Oracle, JPA and the Mystery of the String That Was Null
This is the story of how Oracle DB was messing up Kotlin’s type system, and what I did to fix it.
Let’s start by setting the stage, for this particular project I was working with the following stack:
Tests where passing with flying colors, but for some reason we were noticing that the name would sometimes come back as
null even thought it was typed as
String and not
To make things more difficult there where other failures in the communication layer masking the real issue. But we finally figured out what was happening when we notice it was only reproducible under the following conditions:
- The property
- Not reproducible on tests
- Persisting to OracleDB (instead of embedded H2)
That’s when I discovered:
This is because Oracle internally changes empty string to NULL values. Oracle simply won't let insert an empty string.
So when the data was mapped back to my
Person object I ended up with a
null value for name. This is probably only possible because Hibernate is using reflection to set the field value in runtime, thus breaking Kotlin’s null safety.
What I did about it
The funny thing about this one is that there is not much you can do about it. There is no magic configuration to tell Oracle how you want to handle empty strings. Yes there are some hacks like changing
" " but I’d rather invent a random name for the guy than persisting a whitespace.
The silver lining is that most of the time if you’re not allowing null values you probably don’t want an empty string either. Now YMMV but I know this was true for a person’s name.
In fact you might even want to implement a more strict validation so people can’t be named: “💩”.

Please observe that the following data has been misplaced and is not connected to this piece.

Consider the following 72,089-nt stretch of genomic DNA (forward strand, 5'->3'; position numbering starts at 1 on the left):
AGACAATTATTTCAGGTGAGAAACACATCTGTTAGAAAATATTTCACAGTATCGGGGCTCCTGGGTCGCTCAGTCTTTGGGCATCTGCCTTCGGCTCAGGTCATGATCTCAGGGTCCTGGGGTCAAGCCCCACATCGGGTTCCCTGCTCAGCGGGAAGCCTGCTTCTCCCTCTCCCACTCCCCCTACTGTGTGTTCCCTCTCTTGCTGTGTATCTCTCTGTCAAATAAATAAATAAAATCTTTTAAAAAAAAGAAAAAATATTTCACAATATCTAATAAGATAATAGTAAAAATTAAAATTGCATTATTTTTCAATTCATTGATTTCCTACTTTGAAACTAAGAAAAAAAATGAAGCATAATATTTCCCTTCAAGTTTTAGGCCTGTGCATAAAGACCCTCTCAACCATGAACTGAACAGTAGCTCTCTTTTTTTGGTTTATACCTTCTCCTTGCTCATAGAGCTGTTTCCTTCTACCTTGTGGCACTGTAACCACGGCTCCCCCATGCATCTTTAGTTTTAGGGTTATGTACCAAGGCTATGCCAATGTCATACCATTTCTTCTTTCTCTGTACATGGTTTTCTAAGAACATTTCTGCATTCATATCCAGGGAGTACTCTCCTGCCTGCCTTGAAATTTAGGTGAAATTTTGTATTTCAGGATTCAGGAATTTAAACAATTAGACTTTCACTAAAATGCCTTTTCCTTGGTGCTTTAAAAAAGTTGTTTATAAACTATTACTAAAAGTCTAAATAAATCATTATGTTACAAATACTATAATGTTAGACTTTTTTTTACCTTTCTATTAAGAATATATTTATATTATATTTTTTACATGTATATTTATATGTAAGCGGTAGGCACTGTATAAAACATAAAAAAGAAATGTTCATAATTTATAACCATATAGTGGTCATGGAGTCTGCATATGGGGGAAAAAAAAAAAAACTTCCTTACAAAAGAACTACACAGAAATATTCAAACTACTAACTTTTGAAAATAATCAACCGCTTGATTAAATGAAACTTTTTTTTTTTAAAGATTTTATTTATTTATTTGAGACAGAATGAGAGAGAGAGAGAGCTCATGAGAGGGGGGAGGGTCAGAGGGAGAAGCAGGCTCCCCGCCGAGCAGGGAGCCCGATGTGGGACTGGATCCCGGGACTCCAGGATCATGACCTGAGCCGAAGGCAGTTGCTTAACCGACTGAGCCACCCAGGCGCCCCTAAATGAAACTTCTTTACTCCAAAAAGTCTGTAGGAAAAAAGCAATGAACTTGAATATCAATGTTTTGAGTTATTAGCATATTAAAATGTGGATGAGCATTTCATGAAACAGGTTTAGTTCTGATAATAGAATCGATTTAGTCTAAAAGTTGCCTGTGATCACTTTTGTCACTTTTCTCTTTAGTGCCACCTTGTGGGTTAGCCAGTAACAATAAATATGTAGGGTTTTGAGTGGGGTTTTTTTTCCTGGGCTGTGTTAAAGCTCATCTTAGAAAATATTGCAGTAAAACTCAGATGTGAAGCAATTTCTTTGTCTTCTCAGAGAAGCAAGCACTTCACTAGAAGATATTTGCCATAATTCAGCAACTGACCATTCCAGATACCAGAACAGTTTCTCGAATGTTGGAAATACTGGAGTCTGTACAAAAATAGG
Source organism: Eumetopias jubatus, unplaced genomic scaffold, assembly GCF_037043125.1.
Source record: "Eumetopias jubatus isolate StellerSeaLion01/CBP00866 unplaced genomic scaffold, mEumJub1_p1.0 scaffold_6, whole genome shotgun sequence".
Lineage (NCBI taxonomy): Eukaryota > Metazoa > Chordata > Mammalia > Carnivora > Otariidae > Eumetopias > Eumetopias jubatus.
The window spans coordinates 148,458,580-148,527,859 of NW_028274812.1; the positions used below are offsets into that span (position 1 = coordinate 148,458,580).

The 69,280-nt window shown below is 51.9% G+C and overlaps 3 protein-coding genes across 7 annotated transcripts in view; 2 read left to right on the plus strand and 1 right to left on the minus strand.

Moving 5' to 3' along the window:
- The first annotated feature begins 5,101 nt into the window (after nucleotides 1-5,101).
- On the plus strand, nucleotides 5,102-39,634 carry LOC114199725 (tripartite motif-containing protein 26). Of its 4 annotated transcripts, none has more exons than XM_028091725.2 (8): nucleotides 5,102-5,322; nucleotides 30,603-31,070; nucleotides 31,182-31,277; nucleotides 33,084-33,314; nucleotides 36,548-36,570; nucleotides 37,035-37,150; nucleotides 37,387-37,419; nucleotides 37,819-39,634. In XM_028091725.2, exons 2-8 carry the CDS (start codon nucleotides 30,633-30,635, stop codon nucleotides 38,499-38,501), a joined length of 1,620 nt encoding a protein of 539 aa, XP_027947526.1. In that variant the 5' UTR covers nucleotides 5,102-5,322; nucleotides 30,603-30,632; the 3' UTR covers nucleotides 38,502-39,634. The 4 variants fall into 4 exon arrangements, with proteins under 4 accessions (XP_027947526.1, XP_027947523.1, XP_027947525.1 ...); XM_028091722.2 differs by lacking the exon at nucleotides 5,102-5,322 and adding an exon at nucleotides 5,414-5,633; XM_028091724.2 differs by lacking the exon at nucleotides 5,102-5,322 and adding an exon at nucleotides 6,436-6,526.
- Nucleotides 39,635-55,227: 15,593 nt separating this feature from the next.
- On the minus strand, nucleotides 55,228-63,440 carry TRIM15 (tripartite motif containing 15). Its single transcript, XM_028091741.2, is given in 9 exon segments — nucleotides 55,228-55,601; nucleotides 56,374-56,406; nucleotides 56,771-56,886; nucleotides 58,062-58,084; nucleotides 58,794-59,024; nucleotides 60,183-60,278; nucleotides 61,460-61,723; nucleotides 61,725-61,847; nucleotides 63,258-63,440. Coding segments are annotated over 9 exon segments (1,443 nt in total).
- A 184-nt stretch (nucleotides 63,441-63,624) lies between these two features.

First thing I did was to try to reproduce this using a test. But since I was using
@DataJpaTest with H2 embedded DB empty strings where empty strings an nulls where nulls. So the issue was not reproducible.
That’s when I learned that you can tell H2 to behave like an Oracle DB using Oracle Compatibility mode. To achieve this I added the following configuration to my
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And annotated my test class with:
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And voilà, now you have an H2 in memory DB dressed up as Oracle.
Changing the schema
The other thing I realized is that the schema allowed for
null values on the name column. I’d been using
javax.persistence.schema-generation as a starting point for my schema and I wrongly assumed it would take the hint from the Kotlin type system to prevent null values2.
Instead I had to explicitly annotate my Entity:
and manually change my existing schema
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The result is that now if somebody tries to persist a Person with an empty name a big fat Exception is thrown. Or at least until I implement proper name validation.